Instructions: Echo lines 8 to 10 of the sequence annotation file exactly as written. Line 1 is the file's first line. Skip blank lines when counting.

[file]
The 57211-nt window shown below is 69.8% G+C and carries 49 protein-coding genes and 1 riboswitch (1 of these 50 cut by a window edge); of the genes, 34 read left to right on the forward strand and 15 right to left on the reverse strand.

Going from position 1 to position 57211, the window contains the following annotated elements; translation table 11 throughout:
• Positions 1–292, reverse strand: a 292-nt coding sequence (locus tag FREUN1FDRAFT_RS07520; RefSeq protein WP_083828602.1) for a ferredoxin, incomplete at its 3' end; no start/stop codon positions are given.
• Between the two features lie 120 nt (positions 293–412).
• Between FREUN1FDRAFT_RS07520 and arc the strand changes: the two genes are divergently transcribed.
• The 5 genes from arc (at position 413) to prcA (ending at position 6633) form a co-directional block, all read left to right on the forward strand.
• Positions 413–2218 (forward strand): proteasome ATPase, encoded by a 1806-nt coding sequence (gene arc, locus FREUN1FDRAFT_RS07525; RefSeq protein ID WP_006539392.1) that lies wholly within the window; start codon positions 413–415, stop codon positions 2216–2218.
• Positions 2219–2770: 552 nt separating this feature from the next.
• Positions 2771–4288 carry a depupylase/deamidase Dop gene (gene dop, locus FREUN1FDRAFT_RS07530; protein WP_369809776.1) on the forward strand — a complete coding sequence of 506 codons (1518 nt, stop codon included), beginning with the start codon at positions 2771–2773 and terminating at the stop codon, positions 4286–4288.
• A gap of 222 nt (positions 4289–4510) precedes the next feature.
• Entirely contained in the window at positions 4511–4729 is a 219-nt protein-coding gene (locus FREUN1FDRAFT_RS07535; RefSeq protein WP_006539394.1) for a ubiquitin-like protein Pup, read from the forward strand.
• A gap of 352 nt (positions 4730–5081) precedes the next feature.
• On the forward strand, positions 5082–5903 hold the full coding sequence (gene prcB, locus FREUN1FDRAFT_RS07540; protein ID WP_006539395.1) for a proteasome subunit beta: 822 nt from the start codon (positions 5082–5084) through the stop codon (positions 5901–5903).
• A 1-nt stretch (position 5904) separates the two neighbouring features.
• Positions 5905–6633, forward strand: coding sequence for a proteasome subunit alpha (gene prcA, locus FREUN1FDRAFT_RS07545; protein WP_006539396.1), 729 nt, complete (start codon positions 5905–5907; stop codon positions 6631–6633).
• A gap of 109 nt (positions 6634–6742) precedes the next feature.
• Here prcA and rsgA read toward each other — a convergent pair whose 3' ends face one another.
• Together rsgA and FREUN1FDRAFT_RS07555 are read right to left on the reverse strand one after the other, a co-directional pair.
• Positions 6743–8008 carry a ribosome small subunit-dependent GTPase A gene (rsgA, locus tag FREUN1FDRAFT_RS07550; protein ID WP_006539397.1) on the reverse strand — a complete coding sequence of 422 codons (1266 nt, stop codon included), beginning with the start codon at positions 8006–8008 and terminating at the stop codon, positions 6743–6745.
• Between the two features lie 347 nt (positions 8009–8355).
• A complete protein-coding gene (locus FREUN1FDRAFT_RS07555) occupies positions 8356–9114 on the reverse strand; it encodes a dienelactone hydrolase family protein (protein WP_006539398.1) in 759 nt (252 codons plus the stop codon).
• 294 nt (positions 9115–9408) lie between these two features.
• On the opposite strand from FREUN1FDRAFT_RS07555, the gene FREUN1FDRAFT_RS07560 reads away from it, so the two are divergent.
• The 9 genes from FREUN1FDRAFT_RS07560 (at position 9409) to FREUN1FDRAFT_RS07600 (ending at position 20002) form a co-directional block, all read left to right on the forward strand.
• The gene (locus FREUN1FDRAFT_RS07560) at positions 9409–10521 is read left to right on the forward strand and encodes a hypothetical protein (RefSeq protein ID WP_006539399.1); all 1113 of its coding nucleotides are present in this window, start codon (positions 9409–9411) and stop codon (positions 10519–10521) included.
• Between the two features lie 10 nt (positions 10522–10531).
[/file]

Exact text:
• Positions 2219–2770: 552 nt separating this feature from the next.
• Positions 2771–4288 carry a depupylase/deamidase Dop gene (gene dop, locus FREUN1FDRAFT_RS07530; protein WP_369809776.1) on the forward strand — a complete coding sequence of 506 codons (1518 nt, stop codon included), beginning with the start codon at positions 2771–2773 and terminating at the stop codon, positions 4286–4288.
• A gap of 222 nt (positions 4289–4510) precedes the next feature.